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 Using Gimp For Trackmaking - Help Documentation 
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Joined: Mon Dec 28, 2009 10:26 am
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Post Using Gimp For Trackmaking - Help Documentation
Wikipedia wrote:
GIMP (the GNU Image Manipulation Program) is a free software raster graphics editor. It is primarily employed as an image retouching and editing tool.[3] In addition to offering freeform drawing, GIMP can accomplish essential image workflow steps such as resizing, editing, and cropping photos, combining multiple images, and converting between different image formats. GIMP can also be used to create basic animated images in the GIF format. At present GIMP is entirely suitable for amateur or professional work with images intended for viewing on monitors and printing on inkjet printers; GIMP does not yet offer the CMYK separation and color management functionality which is essential for prepress work

So, using that image processing tool, I'll share you how do I make my tracks using it. You may post your own methods but please, make it clear and screens are welcomed.

Let's start with some basis:
I suggest that you create the main layout using SnakeDitor. Then, load the track in TrackEditor and the main thing that you'll use this for will be for importing/exporting BMPs for both LMAP and HMAP:
export-import.JPG [ 11.13 KiB | Viewed 2109 times ]

After exporting, everything will be done in the Gimp

Last edited by thegreatfalcon on Thu Mar 18, 2010 12:26 am, edited 1 time in total.

Thu Mar 18, 2010 12:00 am
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Joined: Mon Dec 28, 2009 10:26 am
Posts: 1117
Post Dithering Made Easy!
Gimp has a brush that is perfect (IMHO) to make dithering: Pencil Sketch
brush.JPG [ 7.65 KiB | Viewed 2107 times ]

You can navigate through the 3 bushes but they are all the same you not the same size... I prefer the #0 Pencil sketch but #1 is convenient as well...

Good. Now that you have you brush, select a colour for your dithering. For that, go in "Window > Dockable Dialogs > Color Map", in the main GIMP window...
colormap.JPG [ 18.94 KiB | Viewed 2107 times ]

Now that you have it, I suggest to dock it in your toolbox window but that's not necessary...

Let's start dithering. Take the magic wand and select the area you want to add dithering to. This way, you won't mess up the borders of your track and things... You can also use the "Free Select Tool" to make your selection...
Now, pick the colour of your dithering. In example, on grass, take the mud color. On tarmac, take the opposite tarmac color...
Now, strike your selection with your brush... Don't be scarred to put too much. You can use SHIFT + Click to make lines. I use that way and it work good enough for me...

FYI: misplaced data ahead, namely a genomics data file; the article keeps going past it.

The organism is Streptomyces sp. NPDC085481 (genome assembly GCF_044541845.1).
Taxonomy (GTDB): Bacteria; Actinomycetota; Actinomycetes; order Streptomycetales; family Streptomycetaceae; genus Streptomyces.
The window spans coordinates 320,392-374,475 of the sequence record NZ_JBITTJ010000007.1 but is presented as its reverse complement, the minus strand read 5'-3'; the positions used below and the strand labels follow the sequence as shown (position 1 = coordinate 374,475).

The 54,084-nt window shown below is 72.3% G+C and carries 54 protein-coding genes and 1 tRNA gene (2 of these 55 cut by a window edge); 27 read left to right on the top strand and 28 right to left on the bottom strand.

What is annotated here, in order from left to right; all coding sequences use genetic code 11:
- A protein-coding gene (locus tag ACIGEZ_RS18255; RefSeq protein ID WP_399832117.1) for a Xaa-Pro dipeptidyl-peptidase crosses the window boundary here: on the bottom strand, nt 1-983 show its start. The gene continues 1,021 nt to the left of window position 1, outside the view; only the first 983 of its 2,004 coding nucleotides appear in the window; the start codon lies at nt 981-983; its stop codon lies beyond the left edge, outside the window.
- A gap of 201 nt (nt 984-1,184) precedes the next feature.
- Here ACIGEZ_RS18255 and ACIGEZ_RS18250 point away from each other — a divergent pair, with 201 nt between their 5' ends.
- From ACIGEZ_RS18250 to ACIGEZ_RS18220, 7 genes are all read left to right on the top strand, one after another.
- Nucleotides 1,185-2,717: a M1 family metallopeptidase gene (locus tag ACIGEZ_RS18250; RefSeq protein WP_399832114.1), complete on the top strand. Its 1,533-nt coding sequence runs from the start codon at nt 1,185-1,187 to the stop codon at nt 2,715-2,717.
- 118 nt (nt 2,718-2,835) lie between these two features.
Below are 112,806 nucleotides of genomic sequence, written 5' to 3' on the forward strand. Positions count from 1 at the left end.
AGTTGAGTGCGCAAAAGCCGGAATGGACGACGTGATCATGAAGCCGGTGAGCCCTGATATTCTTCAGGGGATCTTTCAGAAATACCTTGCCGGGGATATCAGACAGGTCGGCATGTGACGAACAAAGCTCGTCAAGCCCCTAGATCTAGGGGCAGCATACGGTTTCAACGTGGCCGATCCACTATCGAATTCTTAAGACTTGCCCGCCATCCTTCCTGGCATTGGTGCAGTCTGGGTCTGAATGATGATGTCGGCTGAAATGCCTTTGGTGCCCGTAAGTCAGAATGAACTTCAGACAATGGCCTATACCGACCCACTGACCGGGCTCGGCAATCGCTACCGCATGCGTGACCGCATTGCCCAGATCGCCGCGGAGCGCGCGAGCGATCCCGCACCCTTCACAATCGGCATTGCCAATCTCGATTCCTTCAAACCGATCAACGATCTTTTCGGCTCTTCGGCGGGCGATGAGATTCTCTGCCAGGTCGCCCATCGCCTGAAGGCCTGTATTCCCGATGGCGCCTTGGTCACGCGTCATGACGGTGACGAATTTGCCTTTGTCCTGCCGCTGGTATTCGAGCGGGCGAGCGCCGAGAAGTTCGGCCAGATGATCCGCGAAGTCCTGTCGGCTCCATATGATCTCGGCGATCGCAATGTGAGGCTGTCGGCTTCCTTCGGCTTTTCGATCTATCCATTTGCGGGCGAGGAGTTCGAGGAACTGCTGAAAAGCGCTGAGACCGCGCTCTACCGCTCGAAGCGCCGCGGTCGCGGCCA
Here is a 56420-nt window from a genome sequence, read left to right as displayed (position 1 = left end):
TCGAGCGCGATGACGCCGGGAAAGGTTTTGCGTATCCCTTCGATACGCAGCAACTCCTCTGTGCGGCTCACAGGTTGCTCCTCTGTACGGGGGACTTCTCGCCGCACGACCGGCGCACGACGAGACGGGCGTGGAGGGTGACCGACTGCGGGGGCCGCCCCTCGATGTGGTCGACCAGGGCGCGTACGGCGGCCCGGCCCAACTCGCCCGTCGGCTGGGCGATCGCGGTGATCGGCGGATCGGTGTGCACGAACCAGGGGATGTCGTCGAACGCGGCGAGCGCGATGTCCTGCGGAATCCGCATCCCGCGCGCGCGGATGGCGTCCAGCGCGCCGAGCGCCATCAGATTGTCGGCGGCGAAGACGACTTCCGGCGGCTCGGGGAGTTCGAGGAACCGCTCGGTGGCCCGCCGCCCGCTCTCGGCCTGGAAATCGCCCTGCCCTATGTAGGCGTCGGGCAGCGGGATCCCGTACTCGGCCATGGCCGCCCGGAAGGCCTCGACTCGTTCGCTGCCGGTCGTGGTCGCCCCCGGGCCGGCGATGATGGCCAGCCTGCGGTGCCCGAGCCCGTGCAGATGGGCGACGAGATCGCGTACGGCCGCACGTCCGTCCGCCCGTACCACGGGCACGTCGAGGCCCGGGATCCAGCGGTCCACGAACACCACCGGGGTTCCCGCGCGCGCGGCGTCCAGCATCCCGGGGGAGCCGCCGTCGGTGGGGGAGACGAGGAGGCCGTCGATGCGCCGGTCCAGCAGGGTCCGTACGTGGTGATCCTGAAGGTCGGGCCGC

(see attachement picture #1)

Already, you get a wonderful dithering. But, you can also choose to add some of the base color... The one that you added color one... So, in the example of the tarmac1 that you just added tarmac2 on, you could add some more tarmac1 to make the strikes looks less compact. Repeating these two steps some times will lead into nice results... (picture #2)
dith1.JPG [ 26.69 KiB | Viewed 2107 times ]

Hope it helped! :banana:

Thu Mar 18, 2010 12:25 am
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Joined: Mon Dec 28, 2009 10:26 am
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Post Re: Using Gimp For Trackmaking - Help Documentation
A very easy way to make layouts or just roads is to use the path tool.

1. Make a path for the road you want. I suggest you use another layer if you work over existing roads

2. Select a road color (usually light gray) and hit the "Strike Paht" button while you have your path selected.

3. Enter the desired width (total width of the road. Usually, pair number give better result than unpair numbers ex: 32, 30, 28... in px). Click ok...

4. Select the border's color and again, hit the "Strike Paht" button while you have your path selected.

5. Put 2 pixels smaller as width (if you had 30px, put 28px ><) and stroke your path.

6. Again, reduce the width by two while using the color you used at first. This makes nice looking roads easily :).

- You may use textures besides of just color I think... :scratch:
- You may do some middle lines by putting the width to 3px, striking in white and striking back with base color on a width of 1.5px
- Be sure the line style is set to the one you want. Using some dashed style, you can do nice middle lines but beware to get in back to normal mode before striking another road because you can get dashed roads which is sometimes confusing. :hide:
- If the result goes over the edges of the path, delete this one and re-do it. I had this bug once but I find it useful to notify it...
- Be creative!!!! :D

Sorry for no images too lazy just now... :whirl: Coming up next: Making kerbs easily. :misch:

Sat Apr 10, 2010 2:47 am
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